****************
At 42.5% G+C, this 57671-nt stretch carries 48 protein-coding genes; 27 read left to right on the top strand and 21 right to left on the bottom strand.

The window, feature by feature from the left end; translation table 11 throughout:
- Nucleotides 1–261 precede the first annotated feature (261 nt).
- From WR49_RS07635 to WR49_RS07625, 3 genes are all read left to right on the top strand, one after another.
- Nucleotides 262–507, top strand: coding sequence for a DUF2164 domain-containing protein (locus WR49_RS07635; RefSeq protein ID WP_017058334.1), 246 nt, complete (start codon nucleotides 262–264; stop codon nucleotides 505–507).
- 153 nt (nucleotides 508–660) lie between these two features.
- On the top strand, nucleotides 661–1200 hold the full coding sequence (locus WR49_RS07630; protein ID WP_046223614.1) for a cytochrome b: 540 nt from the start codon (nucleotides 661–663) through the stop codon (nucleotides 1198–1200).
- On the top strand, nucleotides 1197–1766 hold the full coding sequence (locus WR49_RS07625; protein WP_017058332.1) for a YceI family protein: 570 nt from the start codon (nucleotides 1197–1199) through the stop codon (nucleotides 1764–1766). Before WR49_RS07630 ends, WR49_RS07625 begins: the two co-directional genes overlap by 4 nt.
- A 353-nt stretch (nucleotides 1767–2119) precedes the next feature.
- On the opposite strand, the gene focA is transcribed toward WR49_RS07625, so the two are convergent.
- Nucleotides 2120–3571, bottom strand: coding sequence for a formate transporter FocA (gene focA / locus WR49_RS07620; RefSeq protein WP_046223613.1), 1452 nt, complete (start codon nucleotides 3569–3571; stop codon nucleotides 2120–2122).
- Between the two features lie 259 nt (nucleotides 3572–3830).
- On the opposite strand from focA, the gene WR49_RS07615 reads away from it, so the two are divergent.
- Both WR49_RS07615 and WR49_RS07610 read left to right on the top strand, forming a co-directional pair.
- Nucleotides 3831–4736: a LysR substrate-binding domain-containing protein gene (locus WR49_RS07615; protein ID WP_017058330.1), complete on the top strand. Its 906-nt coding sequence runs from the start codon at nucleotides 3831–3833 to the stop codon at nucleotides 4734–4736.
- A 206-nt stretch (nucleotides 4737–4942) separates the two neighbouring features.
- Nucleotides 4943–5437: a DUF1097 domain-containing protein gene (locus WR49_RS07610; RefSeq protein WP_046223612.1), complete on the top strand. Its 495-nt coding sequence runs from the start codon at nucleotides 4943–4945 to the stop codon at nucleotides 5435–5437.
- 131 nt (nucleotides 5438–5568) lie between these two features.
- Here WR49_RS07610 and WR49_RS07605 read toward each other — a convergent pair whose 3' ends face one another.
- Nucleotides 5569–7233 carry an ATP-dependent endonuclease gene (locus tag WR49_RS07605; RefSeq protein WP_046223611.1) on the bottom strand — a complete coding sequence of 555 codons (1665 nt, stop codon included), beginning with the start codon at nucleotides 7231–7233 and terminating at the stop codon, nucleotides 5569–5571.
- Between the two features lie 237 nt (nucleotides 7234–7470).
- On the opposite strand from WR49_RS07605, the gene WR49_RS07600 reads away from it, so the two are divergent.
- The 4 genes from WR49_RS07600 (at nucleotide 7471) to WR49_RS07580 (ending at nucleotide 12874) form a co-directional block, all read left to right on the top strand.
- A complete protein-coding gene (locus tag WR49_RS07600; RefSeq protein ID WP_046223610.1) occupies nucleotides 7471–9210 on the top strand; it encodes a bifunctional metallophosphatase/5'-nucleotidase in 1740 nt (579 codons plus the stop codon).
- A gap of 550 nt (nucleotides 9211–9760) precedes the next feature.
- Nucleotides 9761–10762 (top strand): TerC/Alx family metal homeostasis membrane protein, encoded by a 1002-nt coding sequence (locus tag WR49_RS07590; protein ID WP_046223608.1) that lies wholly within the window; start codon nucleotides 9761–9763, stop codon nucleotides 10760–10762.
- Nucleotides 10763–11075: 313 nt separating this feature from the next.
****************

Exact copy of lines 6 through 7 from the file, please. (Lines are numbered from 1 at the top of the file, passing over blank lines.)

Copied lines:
- 153 nt (nucleotides 508–660) lie between these two features.
- On the top strand, nucleotides 661–1200 hold the full coding sequence (locus WR49_RS07630; protein ID WP_046223614.1) for a cytochrome b: 540 nt from the start codon (nucleotides 661–663) through the stop codon (nucleotides 1198–1200).